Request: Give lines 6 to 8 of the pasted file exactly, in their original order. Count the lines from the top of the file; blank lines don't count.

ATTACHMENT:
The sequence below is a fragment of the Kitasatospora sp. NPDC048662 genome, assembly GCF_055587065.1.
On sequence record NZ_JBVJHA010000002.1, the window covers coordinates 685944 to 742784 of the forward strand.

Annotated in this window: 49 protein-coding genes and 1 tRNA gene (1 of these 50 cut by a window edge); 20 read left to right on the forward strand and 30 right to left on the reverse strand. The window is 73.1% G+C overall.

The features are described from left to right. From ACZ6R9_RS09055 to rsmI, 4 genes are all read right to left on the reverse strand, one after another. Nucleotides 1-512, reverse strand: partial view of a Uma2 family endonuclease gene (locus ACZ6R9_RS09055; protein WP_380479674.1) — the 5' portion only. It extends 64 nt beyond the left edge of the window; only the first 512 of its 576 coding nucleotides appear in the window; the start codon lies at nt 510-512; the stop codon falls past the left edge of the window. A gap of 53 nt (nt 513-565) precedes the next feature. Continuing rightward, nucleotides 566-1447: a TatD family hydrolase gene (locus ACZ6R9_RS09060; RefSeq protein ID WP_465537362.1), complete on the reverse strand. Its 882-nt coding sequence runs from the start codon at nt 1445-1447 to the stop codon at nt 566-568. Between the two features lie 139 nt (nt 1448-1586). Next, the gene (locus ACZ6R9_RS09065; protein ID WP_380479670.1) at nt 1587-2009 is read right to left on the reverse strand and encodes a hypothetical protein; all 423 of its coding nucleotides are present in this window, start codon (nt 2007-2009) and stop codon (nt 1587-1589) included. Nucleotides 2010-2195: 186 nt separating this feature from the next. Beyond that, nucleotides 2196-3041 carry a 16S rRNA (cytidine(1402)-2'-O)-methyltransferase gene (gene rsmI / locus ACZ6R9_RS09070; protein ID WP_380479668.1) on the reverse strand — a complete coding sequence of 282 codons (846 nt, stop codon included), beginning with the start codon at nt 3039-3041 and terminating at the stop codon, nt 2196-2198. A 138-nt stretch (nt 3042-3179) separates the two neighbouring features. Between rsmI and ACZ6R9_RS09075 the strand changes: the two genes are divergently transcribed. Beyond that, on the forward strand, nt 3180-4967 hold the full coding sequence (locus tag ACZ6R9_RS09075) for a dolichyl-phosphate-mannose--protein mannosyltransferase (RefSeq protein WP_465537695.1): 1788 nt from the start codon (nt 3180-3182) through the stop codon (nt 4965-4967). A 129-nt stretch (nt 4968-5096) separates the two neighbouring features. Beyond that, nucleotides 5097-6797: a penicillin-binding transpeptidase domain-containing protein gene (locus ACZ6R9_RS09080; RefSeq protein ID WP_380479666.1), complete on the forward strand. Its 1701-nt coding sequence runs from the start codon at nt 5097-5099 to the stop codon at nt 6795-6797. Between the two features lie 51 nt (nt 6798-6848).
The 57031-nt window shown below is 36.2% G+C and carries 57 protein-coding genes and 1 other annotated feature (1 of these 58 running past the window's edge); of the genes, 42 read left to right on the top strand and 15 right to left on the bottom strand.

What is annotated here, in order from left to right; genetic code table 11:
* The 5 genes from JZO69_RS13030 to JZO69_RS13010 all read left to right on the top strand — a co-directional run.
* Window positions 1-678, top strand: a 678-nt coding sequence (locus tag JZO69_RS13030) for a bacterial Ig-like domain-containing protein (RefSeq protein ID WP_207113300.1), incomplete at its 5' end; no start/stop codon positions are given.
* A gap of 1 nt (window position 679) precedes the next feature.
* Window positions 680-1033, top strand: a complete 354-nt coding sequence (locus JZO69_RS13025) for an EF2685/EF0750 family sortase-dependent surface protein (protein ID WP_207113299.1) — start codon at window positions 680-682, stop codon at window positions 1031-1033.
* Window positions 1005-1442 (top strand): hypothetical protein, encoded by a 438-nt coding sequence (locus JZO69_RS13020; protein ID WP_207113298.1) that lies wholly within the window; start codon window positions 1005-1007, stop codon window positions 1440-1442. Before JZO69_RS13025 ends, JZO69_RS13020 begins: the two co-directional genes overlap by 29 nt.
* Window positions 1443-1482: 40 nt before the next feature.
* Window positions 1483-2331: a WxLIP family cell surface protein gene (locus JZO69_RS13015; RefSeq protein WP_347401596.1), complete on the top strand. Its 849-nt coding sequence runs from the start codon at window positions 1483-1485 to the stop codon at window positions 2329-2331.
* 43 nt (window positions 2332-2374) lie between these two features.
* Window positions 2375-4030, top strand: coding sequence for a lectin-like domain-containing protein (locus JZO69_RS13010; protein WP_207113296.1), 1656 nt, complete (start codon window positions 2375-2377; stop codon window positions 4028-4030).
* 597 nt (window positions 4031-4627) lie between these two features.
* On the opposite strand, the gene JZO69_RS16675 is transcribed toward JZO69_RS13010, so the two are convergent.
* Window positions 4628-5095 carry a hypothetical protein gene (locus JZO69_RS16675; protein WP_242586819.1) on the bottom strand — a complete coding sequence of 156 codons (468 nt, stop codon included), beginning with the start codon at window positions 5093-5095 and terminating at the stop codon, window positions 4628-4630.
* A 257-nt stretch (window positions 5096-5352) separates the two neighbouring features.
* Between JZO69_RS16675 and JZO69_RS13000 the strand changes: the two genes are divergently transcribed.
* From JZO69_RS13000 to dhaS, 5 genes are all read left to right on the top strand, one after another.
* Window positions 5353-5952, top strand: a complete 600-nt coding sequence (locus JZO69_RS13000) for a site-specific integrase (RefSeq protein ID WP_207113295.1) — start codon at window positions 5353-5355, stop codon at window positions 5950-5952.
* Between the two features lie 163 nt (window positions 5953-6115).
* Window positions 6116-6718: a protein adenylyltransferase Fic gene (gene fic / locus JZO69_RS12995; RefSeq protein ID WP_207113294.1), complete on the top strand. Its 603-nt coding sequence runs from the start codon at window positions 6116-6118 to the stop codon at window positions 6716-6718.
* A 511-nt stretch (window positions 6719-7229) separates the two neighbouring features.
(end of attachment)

What is annotated here, in order from left to right; genetic code table 11:
* The 5 genes from JZO69_RS13030 to JZO69_RS13010 all read left to right on the top strand — a co-directional run.
* Window positions 1-678, top strand: a 678-nt coding sequence (locus tag JZO69_RS13030) for a bacterial Ig-like domain-containing protein (RefSeq protein ID WP_207113300.1), incomplete at its 5' end; no start/stop codon positions are given.